Impacts of Southern oak seedling survival on investment returns in Mississippi
Increasingly, landowners are establishing hardwood plantations to satisfy their land management goals. Unfortunately, little is known about how competition control affects initial seedling survival and subsequent investment returns for hardwood plantations. This study examines five alternative competition control regimes for southern oak establishment. The regimes include no site preparation, disking only, sub-soiling with rotary mowing, herbicides only, and herbicides with rotary mowing and sub-soiling. The analysis includes both before- and after-tax estimates of land expectation value (LEV) for comparing alternatives. Our results suggest that greater returns can be achieved for southern oak plantations in Mississippi during both good and bad rainfall years using herbicides only or herbicides with rotary mowing and subsoiling for competition control. Applying intensive competition control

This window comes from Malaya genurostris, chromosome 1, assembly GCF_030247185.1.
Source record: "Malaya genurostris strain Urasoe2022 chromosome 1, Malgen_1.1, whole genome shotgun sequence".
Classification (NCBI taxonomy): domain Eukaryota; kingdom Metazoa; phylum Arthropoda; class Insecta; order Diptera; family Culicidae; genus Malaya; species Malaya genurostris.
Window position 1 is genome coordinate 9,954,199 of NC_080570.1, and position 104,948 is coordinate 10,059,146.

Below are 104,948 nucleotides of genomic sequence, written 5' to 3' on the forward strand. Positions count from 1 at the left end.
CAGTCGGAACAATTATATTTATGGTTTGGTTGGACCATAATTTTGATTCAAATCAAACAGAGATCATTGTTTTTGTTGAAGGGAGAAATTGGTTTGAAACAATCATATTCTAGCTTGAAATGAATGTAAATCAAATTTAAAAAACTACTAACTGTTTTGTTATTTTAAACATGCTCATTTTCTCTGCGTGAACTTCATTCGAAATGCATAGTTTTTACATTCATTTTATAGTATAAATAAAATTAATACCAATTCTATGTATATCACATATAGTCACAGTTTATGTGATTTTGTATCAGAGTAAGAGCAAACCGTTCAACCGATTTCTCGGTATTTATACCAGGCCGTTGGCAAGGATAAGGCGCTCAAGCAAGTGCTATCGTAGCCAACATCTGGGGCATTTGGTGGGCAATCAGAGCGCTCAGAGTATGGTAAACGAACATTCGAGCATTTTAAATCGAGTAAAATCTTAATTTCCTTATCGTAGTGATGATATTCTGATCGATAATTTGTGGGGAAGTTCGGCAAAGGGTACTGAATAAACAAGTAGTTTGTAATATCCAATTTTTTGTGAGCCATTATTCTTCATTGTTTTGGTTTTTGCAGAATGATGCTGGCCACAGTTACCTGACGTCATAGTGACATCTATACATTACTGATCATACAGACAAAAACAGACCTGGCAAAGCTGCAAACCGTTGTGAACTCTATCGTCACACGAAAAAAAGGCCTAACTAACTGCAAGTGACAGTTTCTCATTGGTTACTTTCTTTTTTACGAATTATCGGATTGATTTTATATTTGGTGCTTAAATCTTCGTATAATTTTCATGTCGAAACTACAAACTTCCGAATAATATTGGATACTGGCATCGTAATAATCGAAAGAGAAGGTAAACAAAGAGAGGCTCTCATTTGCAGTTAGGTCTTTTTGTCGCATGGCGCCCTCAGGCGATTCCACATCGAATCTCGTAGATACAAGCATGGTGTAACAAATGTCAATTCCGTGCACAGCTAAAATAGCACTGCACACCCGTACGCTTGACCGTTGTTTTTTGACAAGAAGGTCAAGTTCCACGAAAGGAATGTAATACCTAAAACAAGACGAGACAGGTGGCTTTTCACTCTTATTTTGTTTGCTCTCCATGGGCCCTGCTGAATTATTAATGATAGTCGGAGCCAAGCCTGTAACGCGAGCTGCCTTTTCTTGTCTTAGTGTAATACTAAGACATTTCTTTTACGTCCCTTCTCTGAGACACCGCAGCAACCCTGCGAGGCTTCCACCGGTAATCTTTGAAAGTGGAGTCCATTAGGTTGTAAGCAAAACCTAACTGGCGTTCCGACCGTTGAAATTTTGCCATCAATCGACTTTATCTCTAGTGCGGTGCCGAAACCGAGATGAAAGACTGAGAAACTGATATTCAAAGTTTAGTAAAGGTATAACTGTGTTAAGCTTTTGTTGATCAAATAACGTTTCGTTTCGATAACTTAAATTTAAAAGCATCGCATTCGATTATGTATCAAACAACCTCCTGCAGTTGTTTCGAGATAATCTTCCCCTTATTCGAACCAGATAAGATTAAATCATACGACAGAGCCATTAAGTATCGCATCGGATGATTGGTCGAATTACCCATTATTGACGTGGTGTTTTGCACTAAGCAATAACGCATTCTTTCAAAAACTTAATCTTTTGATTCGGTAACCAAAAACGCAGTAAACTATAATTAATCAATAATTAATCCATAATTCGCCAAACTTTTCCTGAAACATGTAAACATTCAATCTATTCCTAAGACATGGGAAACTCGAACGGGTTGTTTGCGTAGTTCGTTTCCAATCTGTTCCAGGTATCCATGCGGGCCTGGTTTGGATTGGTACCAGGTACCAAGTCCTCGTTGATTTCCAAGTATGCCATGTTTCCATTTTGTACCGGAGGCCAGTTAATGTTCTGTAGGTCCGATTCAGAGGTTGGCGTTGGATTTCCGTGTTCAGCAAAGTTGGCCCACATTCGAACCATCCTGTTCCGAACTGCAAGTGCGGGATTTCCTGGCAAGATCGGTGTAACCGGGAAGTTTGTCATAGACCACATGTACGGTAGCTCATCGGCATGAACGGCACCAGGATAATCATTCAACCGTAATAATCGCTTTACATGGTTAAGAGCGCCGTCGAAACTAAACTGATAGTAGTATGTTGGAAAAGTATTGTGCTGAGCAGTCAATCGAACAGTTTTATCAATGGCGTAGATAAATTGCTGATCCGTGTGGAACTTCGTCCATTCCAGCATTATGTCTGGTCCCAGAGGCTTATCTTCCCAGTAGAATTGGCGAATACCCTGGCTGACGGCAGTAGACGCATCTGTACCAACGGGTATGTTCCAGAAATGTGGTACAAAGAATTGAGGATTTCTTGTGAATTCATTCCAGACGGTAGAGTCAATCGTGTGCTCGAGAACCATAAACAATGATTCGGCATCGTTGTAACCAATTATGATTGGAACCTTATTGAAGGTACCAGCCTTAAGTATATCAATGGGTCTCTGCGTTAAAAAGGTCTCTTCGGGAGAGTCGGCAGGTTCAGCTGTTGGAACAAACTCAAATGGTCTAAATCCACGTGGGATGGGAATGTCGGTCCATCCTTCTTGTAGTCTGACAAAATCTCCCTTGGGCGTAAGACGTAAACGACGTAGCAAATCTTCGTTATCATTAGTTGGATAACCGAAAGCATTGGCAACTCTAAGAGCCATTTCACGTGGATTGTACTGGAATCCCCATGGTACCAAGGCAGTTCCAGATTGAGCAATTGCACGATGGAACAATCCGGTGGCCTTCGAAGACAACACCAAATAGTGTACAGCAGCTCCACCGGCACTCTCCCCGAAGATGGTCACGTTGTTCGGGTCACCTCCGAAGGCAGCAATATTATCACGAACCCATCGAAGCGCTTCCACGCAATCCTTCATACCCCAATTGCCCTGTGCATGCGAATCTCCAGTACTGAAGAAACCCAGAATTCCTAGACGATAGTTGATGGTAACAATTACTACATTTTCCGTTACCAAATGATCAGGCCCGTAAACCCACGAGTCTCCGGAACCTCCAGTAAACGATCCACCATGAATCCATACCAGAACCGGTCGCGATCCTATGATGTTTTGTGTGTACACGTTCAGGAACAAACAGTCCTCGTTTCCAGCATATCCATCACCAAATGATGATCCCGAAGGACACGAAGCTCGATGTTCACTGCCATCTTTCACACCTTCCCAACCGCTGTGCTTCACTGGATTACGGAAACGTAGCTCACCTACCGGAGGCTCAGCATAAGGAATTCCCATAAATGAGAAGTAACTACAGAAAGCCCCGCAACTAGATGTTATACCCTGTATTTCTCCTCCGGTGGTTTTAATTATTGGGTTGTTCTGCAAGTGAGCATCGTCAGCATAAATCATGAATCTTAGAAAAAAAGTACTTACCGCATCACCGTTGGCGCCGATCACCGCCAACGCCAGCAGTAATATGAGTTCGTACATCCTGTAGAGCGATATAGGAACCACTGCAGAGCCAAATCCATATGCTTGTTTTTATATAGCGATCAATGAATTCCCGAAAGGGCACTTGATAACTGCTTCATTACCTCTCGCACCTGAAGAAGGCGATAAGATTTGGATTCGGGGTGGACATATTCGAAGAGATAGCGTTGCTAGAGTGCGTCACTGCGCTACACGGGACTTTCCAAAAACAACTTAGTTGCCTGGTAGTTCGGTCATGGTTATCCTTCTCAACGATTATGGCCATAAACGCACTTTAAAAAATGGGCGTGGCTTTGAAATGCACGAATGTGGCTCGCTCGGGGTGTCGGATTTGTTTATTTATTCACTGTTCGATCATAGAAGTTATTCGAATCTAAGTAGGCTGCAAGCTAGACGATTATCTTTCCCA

Grebner, Donald L.; Ezell, Andrew W.; Gaddis, Deborah A.; and Bullard, Steven H., "Impacts of Southern oak seedling survival on investment returns in Mississippi" (2003). Faculty Publications. 169.